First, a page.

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Comment: Re:What complete and utter bullshit. (Score 1) 204

by Kjella (#48928589) Attached to: Anonymous No More: Your Coding Style Can Give You Away

What complete and utter bullshit.

95% of 250 coders. That means that out of a million programmers they will misidentify 200000.

You know it's not a contest to come up with the worst bullshit. If you're left with one person 95% of the time when you have 249 possible wrong answers, it's like being left with 4000 people when you have 999999 wrong answers. If all those are too close to tell apart you'll misidentify >99.9%.

Imagine for example that you wanted to find people by height and weight, as measured to nearest cm and kilo. It might work decently on a small group, but if you scale it up to a million people there'll be a lot of duplicates and then you're just guessing, double the population and you halve the chance of being right.

Comment: Re:Simple (Score 1) 217

by Archangel Michael (#48928069) Attached to: Facebook Censoring Images of the Prophet Muhammad In Turkey

Well, if you keep voting for the same thing, expecting different results, who is the crazy one?

I know, how about taking the fucking power away from people we have no access to and giving it back to the people to live their lives as they see fit? Oh right, because (R) want to toss Grandma off a cliff and (D) are in bed with the Islamists (IOW ... Fear Mongering).

Oh, don't forget to mention Somalia in your next reply.

Comment: Re:But power corrupts (even if unintentionally) (Score 4, Interesting) 396

Interesting story. One of the things I find most reassuring about the police service* in the UK is that they have long maintained, great consistency and at almost any rank, that good community relations are the heart of good policing. Officers who go out on patrol** have consistently and overwhelmingly said they do not want to routinely carry firearms, because that goes against the basic principle of policing by consent, and instead they tend to assume that the solution to local problems often starts with trying to improve those relations if they are failing. Concerns are also raised often by the police themselves about the balance between having officers patrolling in vehicles for rapid response and having officers literally walking the beat and actually making contact with the public. I get the feeling that police officers in certain other parts of the world have a very, very different attitude to their relationship with the public.

*I remember well that when the local police schools liaison officer visited us, he made a point of saying he didn't like the term "police force" because it had the wrong connotations before you even started to look at what the police did.

**It's curious how often police officers and politicians in some places refer to officers "on the front line", this being about as overt a military metaphor as I can think of (short of being "on the front line in the war against $ABSTRACT_NOUN" I suppose).

Comment: Re:Security is a yes/no question (Score 1) 396

The key point from an ethical/legal point of view might be the warrant. The key safeguard from a practical point of view is that to plant those bugs someone has to actually visit the site and do something. This requires time, effort, and a risk of getting caught, which means it's potentially an option if you really do have a good reason to consider a specific individual to be a threat but it's prohibitively expensive to spy on everyone all of the time. As far as defending democracy is concerned, that is a much healthier balance than mass surveillance of the many by the few.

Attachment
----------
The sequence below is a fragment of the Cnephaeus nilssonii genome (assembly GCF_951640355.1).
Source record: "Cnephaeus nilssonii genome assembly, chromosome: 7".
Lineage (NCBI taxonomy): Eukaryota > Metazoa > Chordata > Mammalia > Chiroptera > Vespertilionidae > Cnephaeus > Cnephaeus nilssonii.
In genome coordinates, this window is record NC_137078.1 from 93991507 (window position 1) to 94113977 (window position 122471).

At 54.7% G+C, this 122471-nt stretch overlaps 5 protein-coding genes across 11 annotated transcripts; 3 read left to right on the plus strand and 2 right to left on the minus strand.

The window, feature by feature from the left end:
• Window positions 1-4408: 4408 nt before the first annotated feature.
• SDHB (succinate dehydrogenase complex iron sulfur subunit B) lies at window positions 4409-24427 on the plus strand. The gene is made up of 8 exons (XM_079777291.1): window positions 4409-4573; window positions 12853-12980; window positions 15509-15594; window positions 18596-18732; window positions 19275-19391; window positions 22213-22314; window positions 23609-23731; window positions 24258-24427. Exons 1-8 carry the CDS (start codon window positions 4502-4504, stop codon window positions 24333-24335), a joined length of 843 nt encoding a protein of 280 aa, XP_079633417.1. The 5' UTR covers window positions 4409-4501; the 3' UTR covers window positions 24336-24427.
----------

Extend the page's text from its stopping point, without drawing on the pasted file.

Comment: Re:Simple (Score 1) 217

by Archangel Michael (#48927337) Attached to: Facebook Censoring Images of the Prophet Muhammad In Turkey

The original poster implied it wasn't culturally acceptable in the US, and I was making it clear that under certain circumstances and depending on how you look at things, it is culturally acceptable, just narrower in scope.

AND if you ask me, it is always has been and will be culturally acceptable until such time as we start tossing the likes of everyone involved in things like TARP I and II in jail.

Comment: Re:Uh, okay? (Score 2) 342

by Kjella (#48927323) Attached to: Why Screen Lockers On X11 Cannot Be Secure

It doesn't bode well for Linux that it is also not the year of the Windows Desktop or Apple Desktop. It is the year of the smart phone. The year of the desktop may never return. Desktops are better suited for developers and smart phones are better suited to consumers.

Developers and a ton of other professionals. If Linux/FLOSS could replace Windows, Office, Outlook/Exchange, Sharepoint and SQL Server that's probably 15 of Microsoft's $26 billion dollar revenue. Open source has not managed to commodify basic business and collaboration tasks, despite so many years of trying. It's not all about smartphones and tablets.

Comment: Re:When everyone is guilty... (Score 1) 396

All agreed, though I am increasingly of the view that systemic bias in favour of the accused is not sufficient. Merely being dragged through the legal system even if ultimately found not guilty is sure to be stressful, time-consuming, and possibly costly in more ways than one. People who have committed even quite serious crimes are sometimes released immediately after conviction on the basis that they've already served as much or more time than their sentence -- but of course, someone who was entirely innocent and not convicted in court also served that time. Right now you're unlikely to get much financial compensation for any of that, and even less any obligation for those who caused the damage to do anything else to set the record straight or otherwise make things right as much as possible.

The more I've thought about these kinds of issues as I get older, the more I think our modern "justice" systems are no longer fit for purpose, if indeed they ever were. In particular, they take an absurd amount of time and resources to deal with trivial infractions, sometimes at a cost to all involved that is far greater than any damage done by the alleged act itself. For major cases, the court proceedings can cost millions and drag on for years, and by the time they are finally over the result is no longer relevant anyway.